Saint Vincent and the Grenadines: Country and Foreign Investment
The British telecommunications giant, Cable and Wireless (now known as LIME in the Caribbean) has traditionally dominated the telecommunications services market in Saint Vincent and the Grenadines.
In July 2007, Digicel Group Ltd, a fast growing wireless telecommunications operator in the Caribbean and Central America, issued a claim in the English High Court against Cable and Wireless plc and various of its subsidiaries, seeking multi-million pound damages.
Digicel claimed that C&W had engaged in illegal behaviour by impeding and delaying Digicel’s entry into various telecommunications markets in the English-speaking Caribbean.
Digicel alleged that it had been the victim of a co-ordinated effort on C&W’s part to prevent and delay Digicel launching competing mobile telephone networks in St Lucia, Saint Vincent & the Grenadines, Grenada, Barbados, the Cayman Islands, Trinidad & Tobago and the Turks and Caicos Islands. The Digicel claim was denied in the UK High Court in April, 2010, except for a minor breach of contract by C&W in the Turks and Caicos Islands which did not result in a delay for Digicel.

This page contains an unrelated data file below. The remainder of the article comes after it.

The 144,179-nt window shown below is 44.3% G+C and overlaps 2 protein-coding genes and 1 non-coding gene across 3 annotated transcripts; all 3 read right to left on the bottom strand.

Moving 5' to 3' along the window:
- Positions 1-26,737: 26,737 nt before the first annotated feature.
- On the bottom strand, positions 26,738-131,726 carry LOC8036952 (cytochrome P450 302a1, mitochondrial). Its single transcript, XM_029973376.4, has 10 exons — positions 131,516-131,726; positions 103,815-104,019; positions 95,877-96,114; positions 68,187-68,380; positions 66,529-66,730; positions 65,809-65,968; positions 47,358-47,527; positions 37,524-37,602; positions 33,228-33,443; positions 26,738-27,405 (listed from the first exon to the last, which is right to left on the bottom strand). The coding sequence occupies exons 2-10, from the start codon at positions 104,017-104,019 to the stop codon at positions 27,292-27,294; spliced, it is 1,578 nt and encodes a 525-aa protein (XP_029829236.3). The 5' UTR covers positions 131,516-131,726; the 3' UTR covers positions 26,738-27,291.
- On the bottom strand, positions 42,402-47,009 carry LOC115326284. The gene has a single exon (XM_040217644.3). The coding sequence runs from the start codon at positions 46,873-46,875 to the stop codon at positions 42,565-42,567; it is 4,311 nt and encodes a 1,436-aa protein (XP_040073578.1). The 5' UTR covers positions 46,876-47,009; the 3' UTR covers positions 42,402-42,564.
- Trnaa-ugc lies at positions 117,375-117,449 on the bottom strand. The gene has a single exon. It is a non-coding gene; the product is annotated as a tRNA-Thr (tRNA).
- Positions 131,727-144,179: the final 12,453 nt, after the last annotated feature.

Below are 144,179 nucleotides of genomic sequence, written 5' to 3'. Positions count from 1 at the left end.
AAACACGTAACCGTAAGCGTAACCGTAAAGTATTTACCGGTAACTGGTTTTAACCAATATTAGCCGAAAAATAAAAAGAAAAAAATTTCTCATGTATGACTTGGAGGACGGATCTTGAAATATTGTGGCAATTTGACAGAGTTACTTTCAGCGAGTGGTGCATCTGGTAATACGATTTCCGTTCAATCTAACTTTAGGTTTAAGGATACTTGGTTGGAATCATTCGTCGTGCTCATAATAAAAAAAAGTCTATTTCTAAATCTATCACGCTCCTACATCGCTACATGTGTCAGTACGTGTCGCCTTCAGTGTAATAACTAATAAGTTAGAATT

Telephone, facsimile, telex and cable services are in wide use, together with e-mail (internet services). Cellular phone services are also available. The Government has liberalized the telecommunications market.
Kingstown has a natural deepwater harbour with a wharf to accommodate ocean-going ships. There are regular services between Saint Vincent and the major ports in North America, Europe and the Caribbean. A container park at Kingstown and a container port at Campden Park have been completed, and cruise ship facilities in Kingstown have been updated. The E.T. Joshua Airport located on Saint Vincent’s south coast has a modern terminal building, night landing facilities and accommodates small aircraft such as BAE 748 Avro.
There are more than 580 km of all-weather surfaced roads to handle heavy traffic which allow for the free flow of goods and services between the various centers of economic activity and also facilitate the movement of workers to the industrial estates.
In addition to the US dollar, the British pound sterling and the Canadian dollar are widely accepted. All major credit cards are accepted at restaurants and Hotels, and American Express, Visa, and MasterCard have representative agents in the State.
The Saint Vincent Electricity Services Limited (VINLEC) is responsible for the supply of electricity. The installed power capacity is 94 megawatts and the voltage is 440v 3-phase (50 cycles) for industrial purposes and 220v single phase (50 cycles) for domestic purposes. The standard industrial tariff is ECD 12.00 per kwh plus variable surcharge.